New analysis by northern universities – including The University of Manchester – shows a larger increase in COVID-19 deaths, and deaths from all causes, in the north of England compared to the south and indicates the efficacy of lockdown has differed across the UK.

The analysis released today by the northern Health Science Alliance, in collaboration with the NIHR Applied Research Collaborations (ARCs) in the North East & North Cumbria and Greater Manchester, indicates that the lockdown decreased mortality rates much faster in London and South East than in the North East in particular.

That data maps ONS figures on COVID-19 deaths, and deaths from all causes, across the main train lines in England to see how different urban and rural centres performed compared to the national average in the months of March, April and May. Mortality rates in London and the south decreased much faster between April and May than they did in the north. The three regions with the highest COVID-19 mortality in May are all in the north: the North East, the North West, and Yorkshire and the Humber.

Although mortality rates peaked in all areas in April the month by month analysis suggest that the lock down decreased mortality much more effectively in London and the South East than in other parts of the UK which could have implications when looking at local lockdowns to manage further waves of the virus.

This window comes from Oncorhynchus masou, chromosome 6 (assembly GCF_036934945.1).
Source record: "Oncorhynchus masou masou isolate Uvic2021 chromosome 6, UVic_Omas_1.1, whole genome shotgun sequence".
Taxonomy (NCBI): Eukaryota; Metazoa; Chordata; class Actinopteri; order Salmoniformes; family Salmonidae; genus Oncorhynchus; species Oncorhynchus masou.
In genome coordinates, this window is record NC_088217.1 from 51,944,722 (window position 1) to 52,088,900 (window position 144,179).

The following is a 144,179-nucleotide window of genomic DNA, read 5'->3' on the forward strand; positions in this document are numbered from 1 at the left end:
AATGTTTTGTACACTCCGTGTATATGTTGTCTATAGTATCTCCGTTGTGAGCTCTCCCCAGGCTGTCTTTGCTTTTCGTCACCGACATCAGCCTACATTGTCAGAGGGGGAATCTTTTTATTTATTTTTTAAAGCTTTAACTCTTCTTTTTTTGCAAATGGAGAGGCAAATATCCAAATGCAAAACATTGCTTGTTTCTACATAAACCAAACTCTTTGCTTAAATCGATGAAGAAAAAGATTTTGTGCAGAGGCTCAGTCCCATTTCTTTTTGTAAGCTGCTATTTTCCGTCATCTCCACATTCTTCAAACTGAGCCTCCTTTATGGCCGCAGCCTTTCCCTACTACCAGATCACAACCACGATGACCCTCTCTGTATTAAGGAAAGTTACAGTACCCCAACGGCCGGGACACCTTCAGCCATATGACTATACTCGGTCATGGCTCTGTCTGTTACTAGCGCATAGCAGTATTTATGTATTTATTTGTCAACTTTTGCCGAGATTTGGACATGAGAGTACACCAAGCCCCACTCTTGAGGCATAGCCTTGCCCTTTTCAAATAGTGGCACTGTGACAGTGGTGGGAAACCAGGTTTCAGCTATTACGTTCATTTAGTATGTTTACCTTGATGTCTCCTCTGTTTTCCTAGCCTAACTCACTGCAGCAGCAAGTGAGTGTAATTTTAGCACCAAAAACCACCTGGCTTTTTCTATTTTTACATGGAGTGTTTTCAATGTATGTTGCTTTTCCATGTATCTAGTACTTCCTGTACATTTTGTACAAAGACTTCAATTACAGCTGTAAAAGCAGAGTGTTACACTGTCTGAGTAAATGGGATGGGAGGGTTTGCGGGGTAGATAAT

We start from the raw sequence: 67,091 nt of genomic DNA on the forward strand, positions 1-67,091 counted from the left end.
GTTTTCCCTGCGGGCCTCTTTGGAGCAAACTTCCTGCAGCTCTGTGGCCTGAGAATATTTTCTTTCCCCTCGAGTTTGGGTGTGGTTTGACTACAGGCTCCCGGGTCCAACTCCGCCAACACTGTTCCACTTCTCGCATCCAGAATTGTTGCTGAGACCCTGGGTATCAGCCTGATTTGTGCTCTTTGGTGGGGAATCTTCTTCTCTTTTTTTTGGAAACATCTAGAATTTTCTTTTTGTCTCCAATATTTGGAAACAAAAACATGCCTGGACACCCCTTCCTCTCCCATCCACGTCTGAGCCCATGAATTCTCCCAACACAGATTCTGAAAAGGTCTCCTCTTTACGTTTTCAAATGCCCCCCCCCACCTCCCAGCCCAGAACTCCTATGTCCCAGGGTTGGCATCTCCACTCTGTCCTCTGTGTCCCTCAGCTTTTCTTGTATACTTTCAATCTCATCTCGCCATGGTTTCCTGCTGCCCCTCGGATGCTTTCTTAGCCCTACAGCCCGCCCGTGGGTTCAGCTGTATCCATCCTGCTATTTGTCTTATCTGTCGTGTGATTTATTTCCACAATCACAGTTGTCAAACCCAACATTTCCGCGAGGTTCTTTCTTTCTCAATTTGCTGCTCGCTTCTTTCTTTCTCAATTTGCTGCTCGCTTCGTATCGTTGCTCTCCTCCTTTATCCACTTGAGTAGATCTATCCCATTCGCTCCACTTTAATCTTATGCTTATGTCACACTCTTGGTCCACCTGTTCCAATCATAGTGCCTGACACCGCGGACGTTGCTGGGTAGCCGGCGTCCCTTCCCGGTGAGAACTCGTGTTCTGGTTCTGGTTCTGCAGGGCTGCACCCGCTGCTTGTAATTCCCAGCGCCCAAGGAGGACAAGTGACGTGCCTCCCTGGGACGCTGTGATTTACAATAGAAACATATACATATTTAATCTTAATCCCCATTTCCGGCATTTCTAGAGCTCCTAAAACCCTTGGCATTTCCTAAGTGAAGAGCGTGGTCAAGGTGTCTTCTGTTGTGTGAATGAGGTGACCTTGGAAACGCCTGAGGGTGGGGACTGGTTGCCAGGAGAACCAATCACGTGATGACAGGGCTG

Dr Luke Munford from The University of Manchester said: “These data show that the trends in the north are decreasing much slower than the rest of the country. In May, the three worst hit regions were all Northern, whereas the three regions with the lowest COVID-19 mortality rates were all southern. All-cause mortality is also much higher in the North. We need to understand why this is; what is different in the North compared to the South?”

Professor Clare Bambra of Newcastle University said: “The pandemic is evolving differently across the north and the South of England. This needs to be taken into account when developing the next stages of our response. We cannot have centralised, one size fits all policies when different regions are at different stages of the pandemic.”

Health Inequalities lead for the Northern Health Science Alliance Hannah Davies said: “These figures add more weight to the negative relationship between health inequalities and COVID-9 they also provide an argument to take a place-based approach to managing outbreaks in different areas.

“Closer investigation into the impact of lockdown measures in different areas of the country could potentially add intelligence to public health management of further waves of the virus.”


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